Confused About I-1433 Minimum Wage Intiative? Here’s a Voter’s Guide
So much has been said about I-1433, which would gradually raise the state's minimum wage to $13.50 by the year 2020, and add mandatory paid sick leave for every worker (regardless of the business) by the year 2018. How will it affect business? How will it affect you, and retail-business prices?
Courtesy of the Washington Policy Center, a non-profit group dedicated to sound fiscal, economic and governmental policies, we present a voter's guide that goes beyond the one you receive in the mail.
The WPC has done a thorough analysis of the effects this initiative would create. Some of the known provisions in the plan include:
- The provisions in the plan would apply to all business, whether they employ 2 or 2,000 workers. The espresso stand on the corner would have to offer the same paid sick leave as a large company.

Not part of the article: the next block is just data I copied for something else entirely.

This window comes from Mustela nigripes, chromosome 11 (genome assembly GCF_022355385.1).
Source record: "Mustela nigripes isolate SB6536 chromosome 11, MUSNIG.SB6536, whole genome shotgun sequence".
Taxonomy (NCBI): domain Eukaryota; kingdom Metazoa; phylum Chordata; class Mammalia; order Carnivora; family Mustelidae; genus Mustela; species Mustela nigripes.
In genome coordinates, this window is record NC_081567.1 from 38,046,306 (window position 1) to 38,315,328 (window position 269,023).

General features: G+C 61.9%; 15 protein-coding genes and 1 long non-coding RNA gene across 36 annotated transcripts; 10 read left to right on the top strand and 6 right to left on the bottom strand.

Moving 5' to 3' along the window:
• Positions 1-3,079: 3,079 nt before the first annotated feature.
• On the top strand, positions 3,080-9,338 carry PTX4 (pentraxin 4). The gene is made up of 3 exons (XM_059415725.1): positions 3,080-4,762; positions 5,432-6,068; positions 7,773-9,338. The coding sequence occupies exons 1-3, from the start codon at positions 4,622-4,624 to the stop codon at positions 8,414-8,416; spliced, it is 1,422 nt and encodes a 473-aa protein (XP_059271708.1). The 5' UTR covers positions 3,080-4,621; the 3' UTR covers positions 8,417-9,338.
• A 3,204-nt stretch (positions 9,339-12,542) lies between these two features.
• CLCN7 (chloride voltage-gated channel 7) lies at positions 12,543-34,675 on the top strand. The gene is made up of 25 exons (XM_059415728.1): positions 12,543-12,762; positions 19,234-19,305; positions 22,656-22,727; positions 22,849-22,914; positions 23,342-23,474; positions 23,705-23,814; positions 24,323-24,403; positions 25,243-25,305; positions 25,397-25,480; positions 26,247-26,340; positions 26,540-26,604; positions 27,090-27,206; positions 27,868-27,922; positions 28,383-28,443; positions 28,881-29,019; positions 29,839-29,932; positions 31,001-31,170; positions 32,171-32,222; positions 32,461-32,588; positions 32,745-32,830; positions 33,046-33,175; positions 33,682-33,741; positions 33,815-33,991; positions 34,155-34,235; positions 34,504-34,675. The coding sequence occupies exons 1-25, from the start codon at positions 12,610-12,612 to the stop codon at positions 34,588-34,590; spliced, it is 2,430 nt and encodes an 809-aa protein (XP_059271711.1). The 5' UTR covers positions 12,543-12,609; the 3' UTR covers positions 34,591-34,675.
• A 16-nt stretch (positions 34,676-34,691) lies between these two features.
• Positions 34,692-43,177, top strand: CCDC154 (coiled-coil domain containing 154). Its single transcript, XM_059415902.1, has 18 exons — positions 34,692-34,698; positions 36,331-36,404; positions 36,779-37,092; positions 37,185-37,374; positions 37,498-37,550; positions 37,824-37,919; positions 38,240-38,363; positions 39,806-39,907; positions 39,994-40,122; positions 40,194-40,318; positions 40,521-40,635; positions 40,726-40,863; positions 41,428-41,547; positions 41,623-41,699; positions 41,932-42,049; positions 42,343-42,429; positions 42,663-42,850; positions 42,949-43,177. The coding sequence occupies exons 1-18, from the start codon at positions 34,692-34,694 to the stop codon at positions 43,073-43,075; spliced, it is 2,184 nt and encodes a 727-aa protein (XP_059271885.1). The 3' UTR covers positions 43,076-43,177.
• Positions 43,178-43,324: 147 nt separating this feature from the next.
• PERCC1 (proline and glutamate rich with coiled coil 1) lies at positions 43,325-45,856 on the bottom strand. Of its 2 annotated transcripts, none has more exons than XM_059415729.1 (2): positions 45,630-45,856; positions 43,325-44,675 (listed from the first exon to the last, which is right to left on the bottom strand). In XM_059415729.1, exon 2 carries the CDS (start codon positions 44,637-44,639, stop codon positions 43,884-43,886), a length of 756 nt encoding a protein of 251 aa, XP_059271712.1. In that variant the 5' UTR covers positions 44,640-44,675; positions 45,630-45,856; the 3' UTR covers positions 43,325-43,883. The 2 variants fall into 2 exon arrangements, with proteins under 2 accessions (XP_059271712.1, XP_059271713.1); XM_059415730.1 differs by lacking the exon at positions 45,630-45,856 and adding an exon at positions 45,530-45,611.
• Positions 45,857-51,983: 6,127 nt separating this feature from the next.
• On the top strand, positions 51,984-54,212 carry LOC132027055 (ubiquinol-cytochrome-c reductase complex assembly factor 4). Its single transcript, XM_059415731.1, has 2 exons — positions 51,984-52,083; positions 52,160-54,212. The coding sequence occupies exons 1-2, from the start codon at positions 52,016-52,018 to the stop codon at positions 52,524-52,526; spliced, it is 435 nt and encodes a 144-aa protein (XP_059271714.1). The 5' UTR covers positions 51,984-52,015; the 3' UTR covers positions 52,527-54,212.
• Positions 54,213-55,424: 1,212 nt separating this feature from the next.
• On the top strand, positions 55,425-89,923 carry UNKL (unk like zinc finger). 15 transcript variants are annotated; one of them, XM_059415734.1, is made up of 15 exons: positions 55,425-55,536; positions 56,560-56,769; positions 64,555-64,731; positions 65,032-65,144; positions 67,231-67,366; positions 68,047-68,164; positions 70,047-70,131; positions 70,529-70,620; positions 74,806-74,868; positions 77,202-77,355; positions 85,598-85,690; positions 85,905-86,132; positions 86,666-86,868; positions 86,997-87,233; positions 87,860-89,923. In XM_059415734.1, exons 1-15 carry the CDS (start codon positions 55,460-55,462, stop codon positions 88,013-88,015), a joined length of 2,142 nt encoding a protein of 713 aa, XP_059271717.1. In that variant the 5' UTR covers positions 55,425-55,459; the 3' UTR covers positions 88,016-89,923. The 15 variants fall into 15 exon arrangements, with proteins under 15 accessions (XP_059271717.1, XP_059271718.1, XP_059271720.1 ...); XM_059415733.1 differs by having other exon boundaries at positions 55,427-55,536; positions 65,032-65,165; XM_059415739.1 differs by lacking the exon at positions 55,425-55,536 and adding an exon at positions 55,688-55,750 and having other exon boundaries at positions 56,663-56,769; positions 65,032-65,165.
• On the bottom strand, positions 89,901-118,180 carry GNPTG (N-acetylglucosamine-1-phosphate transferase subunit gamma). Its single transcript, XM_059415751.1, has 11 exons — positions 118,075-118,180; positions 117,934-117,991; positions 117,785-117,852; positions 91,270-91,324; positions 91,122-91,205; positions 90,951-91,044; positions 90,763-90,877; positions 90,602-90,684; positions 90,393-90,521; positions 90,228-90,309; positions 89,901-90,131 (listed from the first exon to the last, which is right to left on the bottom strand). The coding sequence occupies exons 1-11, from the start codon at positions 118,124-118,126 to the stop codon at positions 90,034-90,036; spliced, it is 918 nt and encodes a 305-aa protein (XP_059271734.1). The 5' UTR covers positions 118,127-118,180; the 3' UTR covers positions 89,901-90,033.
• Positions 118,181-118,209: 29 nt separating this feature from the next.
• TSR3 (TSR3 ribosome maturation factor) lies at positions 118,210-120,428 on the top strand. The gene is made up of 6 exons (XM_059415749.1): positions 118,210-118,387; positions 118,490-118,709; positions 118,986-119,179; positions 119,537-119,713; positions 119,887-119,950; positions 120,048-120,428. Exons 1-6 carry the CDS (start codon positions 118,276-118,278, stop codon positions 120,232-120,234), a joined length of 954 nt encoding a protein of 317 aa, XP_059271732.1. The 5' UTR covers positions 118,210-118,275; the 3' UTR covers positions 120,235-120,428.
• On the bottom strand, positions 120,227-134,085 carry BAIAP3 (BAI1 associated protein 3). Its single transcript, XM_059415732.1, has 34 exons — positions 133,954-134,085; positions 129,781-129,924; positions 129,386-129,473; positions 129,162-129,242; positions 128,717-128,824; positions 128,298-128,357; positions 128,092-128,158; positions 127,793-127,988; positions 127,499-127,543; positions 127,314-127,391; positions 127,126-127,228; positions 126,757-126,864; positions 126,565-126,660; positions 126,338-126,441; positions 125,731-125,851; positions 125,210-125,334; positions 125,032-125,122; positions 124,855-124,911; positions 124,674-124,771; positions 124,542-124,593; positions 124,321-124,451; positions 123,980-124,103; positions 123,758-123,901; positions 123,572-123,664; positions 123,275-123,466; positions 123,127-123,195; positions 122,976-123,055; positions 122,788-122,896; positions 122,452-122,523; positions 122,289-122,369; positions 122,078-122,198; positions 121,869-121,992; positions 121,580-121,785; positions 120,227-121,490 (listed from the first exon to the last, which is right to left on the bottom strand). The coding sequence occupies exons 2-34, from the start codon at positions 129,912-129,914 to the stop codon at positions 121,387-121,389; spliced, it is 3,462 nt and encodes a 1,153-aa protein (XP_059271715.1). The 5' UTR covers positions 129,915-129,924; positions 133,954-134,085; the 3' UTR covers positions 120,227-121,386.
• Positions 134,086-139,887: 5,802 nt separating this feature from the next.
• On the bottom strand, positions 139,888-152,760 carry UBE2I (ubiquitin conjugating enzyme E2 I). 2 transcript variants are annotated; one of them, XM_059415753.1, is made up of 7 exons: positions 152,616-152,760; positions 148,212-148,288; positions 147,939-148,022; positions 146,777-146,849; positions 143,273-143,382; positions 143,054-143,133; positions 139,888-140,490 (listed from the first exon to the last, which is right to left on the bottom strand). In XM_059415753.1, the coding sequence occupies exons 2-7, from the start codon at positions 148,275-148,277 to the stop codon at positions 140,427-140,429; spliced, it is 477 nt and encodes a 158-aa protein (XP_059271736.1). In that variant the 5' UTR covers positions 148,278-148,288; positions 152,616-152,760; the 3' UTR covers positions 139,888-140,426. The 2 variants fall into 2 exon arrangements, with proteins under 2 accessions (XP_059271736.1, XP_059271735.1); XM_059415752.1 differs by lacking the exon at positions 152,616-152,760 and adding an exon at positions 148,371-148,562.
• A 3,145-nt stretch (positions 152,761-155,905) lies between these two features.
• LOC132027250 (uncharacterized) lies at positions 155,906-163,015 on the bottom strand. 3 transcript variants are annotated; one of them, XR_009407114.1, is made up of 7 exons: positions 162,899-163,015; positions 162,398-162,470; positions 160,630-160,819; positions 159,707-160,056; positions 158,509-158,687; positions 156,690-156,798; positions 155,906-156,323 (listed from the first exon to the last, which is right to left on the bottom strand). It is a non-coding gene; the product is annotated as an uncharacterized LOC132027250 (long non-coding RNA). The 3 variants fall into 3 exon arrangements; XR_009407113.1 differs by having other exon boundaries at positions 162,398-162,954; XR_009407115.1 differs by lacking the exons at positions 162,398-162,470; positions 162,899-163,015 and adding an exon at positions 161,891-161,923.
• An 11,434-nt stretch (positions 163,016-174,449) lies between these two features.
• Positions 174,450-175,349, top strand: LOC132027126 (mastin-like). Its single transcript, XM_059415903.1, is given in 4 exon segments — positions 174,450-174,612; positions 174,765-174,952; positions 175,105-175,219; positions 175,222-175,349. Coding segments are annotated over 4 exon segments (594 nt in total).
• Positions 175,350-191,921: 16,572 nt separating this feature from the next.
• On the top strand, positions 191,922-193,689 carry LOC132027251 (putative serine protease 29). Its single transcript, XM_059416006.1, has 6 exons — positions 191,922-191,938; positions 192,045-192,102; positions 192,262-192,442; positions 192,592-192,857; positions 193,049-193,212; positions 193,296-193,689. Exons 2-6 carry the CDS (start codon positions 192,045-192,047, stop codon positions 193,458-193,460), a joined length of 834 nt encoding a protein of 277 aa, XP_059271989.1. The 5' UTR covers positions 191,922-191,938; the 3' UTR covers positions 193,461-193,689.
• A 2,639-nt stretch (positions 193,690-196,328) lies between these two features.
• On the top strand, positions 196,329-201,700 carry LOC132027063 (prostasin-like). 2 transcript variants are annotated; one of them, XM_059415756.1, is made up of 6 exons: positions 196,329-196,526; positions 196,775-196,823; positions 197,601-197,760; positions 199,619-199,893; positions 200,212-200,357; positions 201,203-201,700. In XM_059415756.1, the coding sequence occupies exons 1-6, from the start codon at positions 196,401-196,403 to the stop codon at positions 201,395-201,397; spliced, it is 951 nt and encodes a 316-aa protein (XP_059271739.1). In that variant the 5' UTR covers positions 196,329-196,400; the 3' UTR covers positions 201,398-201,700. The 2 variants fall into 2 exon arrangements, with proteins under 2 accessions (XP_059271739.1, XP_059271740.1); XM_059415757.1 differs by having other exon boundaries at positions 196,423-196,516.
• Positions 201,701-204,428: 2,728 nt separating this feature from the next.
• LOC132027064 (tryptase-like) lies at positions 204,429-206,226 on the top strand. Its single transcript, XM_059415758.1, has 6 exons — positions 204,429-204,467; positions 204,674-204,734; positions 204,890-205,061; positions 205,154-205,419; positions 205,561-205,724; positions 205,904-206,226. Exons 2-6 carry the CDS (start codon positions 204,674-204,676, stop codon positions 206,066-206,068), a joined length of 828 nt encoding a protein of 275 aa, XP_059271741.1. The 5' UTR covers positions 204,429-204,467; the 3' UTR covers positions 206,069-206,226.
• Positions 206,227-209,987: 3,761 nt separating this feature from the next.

- There is no limit to how much paid sick leave a worker could accrue in one year. This differs greatly from most of our jobs. Typically, drawing upon 'average' experiences from our own jobs, and others we know, you can accrue anywhere from 1-3 weeks of vacation a year depending upon tenure and position, but sick time accrues at a much lower rate.
- This is in addition to the rising minimum wage costs.
But what are the long-term financial effects? Click here to read the in-depth analysis by the WPC.